Following Nvidia’s announcement of the RTX 30-Series GPU’s we’ve now discovered that AMD is switching things up a gear and is selling road and mountain bikes from its US fan store. That’s right, you can now whizz around on your snazzy two-wheeler, sporting the AMD logo as a form of free advertising for the brand.
The road bike, or cruiser (via Guru3D), isn’t the fanciest of its kind, but looks kinda swanky with its arched frame, and may have a place for those who don’t mind sitting a little low and far back from their handlebars. You do have to pedal backwards to break, though, which is not to everyone’s taste, and there’s only one gear. We just have to hope that’s not an allegory for the upcoming AMD RDNA 2 release.
The AMD mountain bike’s list of features is a lot more comprehensive, with a dual suspension frame, 21 speeds, and Shimano twist grip shifters, which I assume is the cycling equivalent of fancy flappy-paddles. I hope this makes sense to some of you out there, because I deal in computers, not cycles. As we all thought AMD did—until today.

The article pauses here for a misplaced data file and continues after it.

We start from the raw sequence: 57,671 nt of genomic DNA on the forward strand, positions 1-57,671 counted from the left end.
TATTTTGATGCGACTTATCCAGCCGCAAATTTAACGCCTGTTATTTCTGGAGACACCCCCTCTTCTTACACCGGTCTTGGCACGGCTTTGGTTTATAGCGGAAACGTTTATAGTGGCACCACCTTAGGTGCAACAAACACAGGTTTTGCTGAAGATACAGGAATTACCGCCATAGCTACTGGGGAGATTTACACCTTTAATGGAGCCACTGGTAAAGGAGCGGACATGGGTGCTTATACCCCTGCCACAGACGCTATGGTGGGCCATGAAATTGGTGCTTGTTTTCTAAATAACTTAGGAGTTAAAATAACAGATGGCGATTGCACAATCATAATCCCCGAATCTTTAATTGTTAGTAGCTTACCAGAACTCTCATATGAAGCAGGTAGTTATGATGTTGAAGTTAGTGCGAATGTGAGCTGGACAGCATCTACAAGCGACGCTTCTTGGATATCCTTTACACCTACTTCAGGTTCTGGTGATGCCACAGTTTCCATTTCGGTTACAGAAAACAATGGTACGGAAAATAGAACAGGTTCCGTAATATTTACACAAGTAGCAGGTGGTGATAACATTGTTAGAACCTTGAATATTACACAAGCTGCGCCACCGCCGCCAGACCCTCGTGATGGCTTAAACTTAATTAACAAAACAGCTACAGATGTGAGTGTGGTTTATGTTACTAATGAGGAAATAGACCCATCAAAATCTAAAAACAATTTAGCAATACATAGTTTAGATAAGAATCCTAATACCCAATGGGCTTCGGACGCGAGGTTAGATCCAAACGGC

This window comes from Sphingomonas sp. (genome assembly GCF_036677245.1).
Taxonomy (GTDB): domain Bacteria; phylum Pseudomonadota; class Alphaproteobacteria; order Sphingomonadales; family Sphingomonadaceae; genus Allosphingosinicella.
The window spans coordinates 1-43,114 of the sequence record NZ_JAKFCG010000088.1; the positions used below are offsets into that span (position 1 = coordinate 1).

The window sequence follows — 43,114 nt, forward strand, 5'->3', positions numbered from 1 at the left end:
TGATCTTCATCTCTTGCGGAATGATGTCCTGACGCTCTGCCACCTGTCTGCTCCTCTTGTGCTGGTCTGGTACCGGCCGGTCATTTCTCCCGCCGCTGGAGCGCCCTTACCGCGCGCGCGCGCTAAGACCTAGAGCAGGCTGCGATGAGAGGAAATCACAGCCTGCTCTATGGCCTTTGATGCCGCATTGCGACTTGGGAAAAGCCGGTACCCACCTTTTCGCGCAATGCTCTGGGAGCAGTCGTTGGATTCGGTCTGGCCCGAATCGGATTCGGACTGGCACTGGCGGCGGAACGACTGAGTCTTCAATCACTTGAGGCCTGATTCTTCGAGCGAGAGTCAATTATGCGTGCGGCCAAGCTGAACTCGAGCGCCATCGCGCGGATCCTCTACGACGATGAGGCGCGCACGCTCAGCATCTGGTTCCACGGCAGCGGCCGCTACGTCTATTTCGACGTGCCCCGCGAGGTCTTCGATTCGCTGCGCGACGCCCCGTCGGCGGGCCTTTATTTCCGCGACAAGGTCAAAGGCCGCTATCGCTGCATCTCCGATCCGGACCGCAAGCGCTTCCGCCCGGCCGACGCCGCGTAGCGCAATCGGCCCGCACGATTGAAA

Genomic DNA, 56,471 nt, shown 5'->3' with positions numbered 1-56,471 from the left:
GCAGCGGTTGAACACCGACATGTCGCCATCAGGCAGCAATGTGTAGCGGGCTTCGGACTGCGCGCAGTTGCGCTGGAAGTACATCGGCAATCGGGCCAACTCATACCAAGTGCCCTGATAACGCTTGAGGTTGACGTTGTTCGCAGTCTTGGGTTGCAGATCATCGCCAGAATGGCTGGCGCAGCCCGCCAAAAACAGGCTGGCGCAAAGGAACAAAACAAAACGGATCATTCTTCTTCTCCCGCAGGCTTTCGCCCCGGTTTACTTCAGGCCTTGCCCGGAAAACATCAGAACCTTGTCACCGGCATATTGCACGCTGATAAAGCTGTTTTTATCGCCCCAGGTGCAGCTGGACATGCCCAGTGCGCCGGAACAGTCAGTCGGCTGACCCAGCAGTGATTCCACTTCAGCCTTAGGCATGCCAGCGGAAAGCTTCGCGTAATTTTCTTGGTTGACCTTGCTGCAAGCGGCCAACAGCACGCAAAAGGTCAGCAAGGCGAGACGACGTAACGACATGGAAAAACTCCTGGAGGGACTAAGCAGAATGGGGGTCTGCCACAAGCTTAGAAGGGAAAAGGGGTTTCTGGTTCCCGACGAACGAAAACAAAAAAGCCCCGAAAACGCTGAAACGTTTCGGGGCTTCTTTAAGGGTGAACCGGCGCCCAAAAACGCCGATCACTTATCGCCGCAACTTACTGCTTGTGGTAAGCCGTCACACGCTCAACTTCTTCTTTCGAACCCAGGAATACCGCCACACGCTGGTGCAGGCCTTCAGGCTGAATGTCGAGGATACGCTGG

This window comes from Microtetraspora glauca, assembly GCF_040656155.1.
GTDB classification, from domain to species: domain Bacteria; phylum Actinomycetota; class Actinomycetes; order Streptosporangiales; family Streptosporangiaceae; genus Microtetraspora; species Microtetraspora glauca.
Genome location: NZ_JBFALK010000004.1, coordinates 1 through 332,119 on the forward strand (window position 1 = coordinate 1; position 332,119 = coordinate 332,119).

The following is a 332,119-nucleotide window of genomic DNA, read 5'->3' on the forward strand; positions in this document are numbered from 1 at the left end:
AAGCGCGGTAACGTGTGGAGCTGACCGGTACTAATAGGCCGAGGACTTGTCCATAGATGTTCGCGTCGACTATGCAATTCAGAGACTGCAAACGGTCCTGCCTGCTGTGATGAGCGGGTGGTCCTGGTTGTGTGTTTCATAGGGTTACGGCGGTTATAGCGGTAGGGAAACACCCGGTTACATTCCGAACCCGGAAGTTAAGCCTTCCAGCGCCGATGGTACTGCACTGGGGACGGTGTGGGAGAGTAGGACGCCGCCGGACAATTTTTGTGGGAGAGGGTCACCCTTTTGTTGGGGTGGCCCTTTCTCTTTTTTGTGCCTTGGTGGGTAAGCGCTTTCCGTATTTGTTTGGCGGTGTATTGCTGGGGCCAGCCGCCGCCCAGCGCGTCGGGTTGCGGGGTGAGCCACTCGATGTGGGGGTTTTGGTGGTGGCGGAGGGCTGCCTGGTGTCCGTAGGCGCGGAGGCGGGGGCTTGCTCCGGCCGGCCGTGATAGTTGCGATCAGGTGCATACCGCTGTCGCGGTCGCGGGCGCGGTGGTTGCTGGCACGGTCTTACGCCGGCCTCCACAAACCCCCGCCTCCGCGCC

Both the AMD road and mountain bikes are retailing at $299—which doesn’t necessarily bode well for the high-end pretentions of the mountain bike especially. There are a couple of black or white paint-job combos, each accentuated with vibrant tangerine features. I mean, look at those tires. These bikes ship anywhere in the US for just 50 bucks, but don’t export to any other countries… way to exclude half your fan-base, guys.
Although such merch is all marketing, as opposed to AMD having a newfound genuine dedication to the world of cycling, it’s certainly a clever way to cash in, what with everyone’s newfound cycling obsessions surfacing over the lockdown period. The bikes obviously aren’t actually made by AMD itself, there are no 7nm TSMC transistors anywhere near them after all, but the logo’s on it, so it counts.
But we’re still anticipating some compelling new GPU things from AMD around October time, alongside the new Zen 3 Ryzen CPUs, so let’s hope the company can keep up the product cycle and it ain’t all torque.